For example, if we remove a table from Power Automate, we still have to remove it from the data section of our Power App.

Creating an Update Rating Flow

Next, we’ll bring it all together by making a new flow that updates the ratings and writes them to the meetings table. We’ll use a simple flow that assumes one rating per meeting to avoid more complicated loops and fetch XML aggregates.

First, we go to our flows, click + New flow, and select Automated cloud flow. We’ll get a Build an automated cloud flow dialog box. Name it something like "Meeting Rating Updater."

For a trigger, we search for "Dataverse" and select When a row is added, modified or deleted, then click Create. If you have problems getting the flow to work, you can use a manual trigger to shorten the debug cycle.

Image 12

For now, we’ll only set the trigger’s required fields for simplicity. We can also filter by a specific column. Let’s set ours up to create, update, or delete a row in the MeetingRatings table.

Image 13

To keep this simple, and because we only have one rating per meeting at this point, we’ll go through the MeetingRatings table and update the corresponding meeting in MeetingLists. It would be more appropriate to collect all the ratings for an event then calculate an average. However, aggregates are a more complex Power Automate Flow task, and it’s beyond the scope of this article.

Image 14

Finally, we’ll loop through all the meeting ratings and update the corresponding meetings list entry. The previous step passes a list of ratings as the value. We identify MeetingLists as the table and Meetup (Value) as the Row ID. In Dataverse, unique identifiers and GUIDs are primary keys.

Image 15

Note that we rename each step to make a bit more sense.

Now we can save the flow and automatically run the Flow Checker to display any errors or warnings. Flow Checker does suggest adding a filter on Get Meeting Ratings to limit the rows as we would do in any usual database project. We skip that step here for simplicity.

Testing the Rating Function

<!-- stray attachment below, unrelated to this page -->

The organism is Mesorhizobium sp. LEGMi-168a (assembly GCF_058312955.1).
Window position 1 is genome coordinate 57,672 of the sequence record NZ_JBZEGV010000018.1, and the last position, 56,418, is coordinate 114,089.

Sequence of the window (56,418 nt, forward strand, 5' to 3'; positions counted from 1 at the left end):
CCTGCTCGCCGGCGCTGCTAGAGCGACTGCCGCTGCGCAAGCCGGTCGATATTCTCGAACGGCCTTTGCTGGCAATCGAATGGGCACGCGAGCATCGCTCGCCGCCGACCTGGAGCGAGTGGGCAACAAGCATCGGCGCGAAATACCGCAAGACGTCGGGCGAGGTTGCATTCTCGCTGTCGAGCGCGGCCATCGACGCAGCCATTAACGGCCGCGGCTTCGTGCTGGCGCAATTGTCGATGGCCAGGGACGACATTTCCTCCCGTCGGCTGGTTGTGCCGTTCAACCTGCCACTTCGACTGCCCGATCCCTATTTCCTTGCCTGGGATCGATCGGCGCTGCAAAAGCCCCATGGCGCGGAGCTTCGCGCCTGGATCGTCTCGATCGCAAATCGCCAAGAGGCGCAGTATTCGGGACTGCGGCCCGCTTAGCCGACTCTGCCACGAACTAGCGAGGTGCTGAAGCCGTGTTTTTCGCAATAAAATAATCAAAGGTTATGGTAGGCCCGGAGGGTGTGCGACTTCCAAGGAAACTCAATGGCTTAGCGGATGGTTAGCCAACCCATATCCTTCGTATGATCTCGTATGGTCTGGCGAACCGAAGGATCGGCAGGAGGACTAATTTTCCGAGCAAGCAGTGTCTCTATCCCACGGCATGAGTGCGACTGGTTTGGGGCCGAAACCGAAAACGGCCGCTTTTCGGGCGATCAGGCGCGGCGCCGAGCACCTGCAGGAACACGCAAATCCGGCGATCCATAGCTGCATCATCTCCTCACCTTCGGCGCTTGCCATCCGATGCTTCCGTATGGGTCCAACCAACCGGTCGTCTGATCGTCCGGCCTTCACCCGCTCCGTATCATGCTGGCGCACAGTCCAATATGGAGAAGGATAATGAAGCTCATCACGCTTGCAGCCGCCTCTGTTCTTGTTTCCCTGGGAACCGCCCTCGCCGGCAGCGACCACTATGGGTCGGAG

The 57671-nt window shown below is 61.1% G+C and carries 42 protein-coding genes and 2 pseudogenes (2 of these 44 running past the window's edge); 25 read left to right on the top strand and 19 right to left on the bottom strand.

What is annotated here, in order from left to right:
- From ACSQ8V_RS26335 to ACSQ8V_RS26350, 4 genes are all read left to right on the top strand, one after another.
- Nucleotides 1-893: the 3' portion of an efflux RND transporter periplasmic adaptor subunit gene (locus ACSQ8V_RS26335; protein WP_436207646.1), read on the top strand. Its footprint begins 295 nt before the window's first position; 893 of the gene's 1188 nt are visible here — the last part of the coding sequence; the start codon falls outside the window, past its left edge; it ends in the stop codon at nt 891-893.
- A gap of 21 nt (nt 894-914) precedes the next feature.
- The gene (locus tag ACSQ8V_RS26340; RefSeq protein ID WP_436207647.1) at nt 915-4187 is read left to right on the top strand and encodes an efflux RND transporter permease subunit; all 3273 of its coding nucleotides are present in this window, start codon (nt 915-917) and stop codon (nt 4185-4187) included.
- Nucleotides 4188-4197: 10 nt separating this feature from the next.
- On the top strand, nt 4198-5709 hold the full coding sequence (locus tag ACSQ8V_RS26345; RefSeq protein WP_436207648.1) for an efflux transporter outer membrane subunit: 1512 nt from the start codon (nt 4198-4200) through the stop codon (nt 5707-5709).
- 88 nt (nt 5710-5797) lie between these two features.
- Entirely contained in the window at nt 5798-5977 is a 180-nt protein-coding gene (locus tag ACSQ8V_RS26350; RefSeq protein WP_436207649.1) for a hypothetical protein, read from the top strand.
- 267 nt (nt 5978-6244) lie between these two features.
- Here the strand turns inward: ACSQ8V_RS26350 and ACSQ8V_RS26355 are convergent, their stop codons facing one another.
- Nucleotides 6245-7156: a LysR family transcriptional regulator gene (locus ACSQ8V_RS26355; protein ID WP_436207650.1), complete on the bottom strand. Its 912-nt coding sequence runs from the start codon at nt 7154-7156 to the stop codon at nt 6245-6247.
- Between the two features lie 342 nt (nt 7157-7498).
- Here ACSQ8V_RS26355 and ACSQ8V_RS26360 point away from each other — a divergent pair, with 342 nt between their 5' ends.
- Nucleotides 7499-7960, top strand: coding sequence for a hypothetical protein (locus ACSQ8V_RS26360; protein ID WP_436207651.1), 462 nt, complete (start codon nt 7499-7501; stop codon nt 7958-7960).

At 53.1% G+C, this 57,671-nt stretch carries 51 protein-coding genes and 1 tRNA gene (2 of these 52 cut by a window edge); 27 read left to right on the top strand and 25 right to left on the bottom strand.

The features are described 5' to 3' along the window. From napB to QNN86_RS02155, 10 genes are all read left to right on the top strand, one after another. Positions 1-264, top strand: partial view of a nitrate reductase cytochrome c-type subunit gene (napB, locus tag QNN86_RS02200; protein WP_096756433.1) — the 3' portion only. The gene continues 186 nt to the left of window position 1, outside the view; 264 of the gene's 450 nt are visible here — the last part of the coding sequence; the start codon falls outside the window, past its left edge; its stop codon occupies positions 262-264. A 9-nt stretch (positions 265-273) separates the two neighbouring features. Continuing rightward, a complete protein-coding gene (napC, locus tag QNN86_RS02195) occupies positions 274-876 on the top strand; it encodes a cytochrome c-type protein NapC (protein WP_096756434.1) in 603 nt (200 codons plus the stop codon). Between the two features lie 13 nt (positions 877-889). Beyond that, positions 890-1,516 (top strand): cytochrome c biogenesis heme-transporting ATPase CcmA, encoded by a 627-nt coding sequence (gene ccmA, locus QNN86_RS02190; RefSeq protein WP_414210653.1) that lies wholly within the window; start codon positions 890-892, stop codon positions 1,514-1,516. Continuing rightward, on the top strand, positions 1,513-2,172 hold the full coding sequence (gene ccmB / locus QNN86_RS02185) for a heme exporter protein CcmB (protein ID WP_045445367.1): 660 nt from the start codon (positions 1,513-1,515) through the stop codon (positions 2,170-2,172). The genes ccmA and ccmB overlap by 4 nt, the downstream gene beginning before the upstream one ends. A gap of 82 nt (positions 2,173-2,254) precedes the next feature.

At this point, we can test our new app function by editing a row in the MeetingRatings table. We can use automatic, too. It uses a recent trigger. Here, we update both rows in the MeetingRatings table, then monitor the flow to ensure it runs successfully.

To do this, we click data, open the MeetingsRatings table, and click Edit data using the default view. We also add the Rating column to the default view so we can easily modify the rating column.

Image 16

We change the ratings to 1 and 2, respectively, and monitor the flow. After a few minutes, the trigger should kick in and report: "Succeeded." Note that you may require a few iterations of this, as you can see below:

Image 17

When we click on the Start column in any row, Power Automate displays the run results and provides more information to fix issues, if required.

Next, when we look at the default view of the MeetingLists table (with the added Rating column), we can see that the ratings are updated.

Image 18

Now we can publish the MeetingRatings app into our Teams team and change a rating there. Then, we can open the MeetingList app and, after a few minutes, see the results of those changes.

Summary

In this article series, we created a simple Teams Power Apps tool to read meeting information from Meetup.com, display that information to users in our Teams group, enable them to rate the meetings, and update that information. Our organization’s group members can now more easily manage meeting information in the same location as their other productivity tools.

Power Apps and Power Automate in Microsoft Teams bring a vast array of possibilities to a domain expert using no-code tools to write applications and make them available to everyone on the team. These tools are evolving with frequent improvements and enhancements to enable Teams users to create and use a wider variety of features.

Throughout this article series, we have explored just how easy it is to create helpful productivity tools in Teams. You can expand on our simple app with your own enhancements or create something brand new to help your team or other users boost their productivity. Learn more about Power Apps for Teams and start building your unique app today.

License

This article, along with any associated source code and files, is licensed under The Code Project Open License (CPOL)

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About the Author

DaveNoderer
CEO Computer Ways, Inc.
United States United States
Developer, MVP Reconnect and community activist in South Florida.